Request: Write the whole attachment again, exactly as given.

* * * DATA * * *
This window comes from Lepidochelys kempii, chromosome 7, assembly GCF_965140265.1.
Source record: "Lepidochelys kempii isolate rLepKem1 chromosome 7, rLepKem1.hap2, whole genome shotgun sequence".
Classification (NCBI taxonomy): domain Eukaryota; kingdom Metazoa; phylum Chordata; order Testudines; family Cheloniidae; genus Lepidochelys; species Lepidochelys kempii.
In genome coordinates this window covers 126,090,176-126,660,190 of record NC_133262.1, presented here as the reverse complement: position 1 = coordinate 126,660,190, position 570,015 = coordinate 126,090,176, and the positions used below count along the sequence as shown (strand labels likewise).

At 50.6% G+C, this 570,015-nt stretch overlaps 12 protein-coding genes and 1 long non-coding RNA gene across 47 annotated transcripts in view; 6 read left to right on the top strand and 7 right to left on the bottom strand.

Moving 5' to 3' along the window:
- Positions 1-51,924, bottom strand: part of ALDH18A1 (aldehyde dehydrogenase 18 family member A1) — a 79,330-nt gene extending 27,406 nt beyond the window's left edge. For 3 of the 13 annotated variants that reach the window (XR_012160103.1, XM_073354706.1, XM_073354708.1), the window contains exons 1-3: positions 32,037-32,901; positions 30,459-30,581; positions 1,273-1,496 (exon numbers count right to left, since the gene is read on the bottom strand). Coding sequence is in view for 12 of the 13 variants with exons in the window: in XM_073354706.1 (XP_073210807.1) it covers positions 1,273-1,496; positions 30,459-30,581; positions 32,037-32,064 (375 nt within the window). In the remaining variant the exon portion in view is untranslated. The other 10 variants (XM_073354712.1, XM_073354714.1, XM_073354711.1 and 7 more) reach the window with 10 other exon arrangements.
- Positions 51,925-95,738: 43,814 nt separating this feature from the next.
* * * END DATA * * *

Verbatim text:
This window comes from Lepidochelys kempii, chromosome 7, assembly GCF_965140265.1.
Source record: "Lepidochelys kempii isolate rLepKem1 chromosome 7, rLepKem1.hap2, whole genome shotgun sequence".
Classification (NCBI taxonomy): domain Eukaryota; kingdom Metazoa; phylum Chordata; order Testudines; family Cheloniidae; genus Lepidochelys; species Lepidochelys kempii.
In genome coordinates this window covers 126,090,176-126,660,190 of record NC_133262.1, presented here as the reverse complement: position 1 = coordinate 126,660,190, position 570,015 = coordinate 126,090,176, and the positions used below count along the sequence as shown (strand labels likewise).

At 50.6% G+C, this 570,015-nt stretch overlaps 12 protein-coding genes and 1 long non-coding RNA gene across 47 annotated transcripts in view; 6 read left to right on the top strand and 7 right to left on the bottom strand.

Moving 5' to 3' along the window:
- Positions 1-51,924, bottom strand: part of ALDH18A1 (aldehyde dehydrogenase 18 family member A1) — a 79,330-nt gene extending 27,406 nt beyond the window's left edge. For 3 of the 13 annotated variants that reach the window (XR_012160103.1, XM_073354706.1, XM_073354708.1), the window contains exons 1-3: positions 32,037-32,901; positions 30,459-30,581; positions 1,273-1,496 (exon numbers count right to left, since the gene is read on the bottom strand). Coding sequence is in view for 12 of the 13 variants with exons in the window: in XM_073354706.1 (XP_073210807.1) it covers positions 1,273-1,496; positions 30,459-30,581; positions 32,037-32,064 (375 nt within the window). In the remaining variant the exon portion in view is untranslated. The other 10 variants (XM_073354712.1, XM_073354714.1, XM_073354711.1 and 7 more) reach the window with 10 other exon arrangements.
- Positions 51,925-95,738: 43,814 nt separating this feature from the next.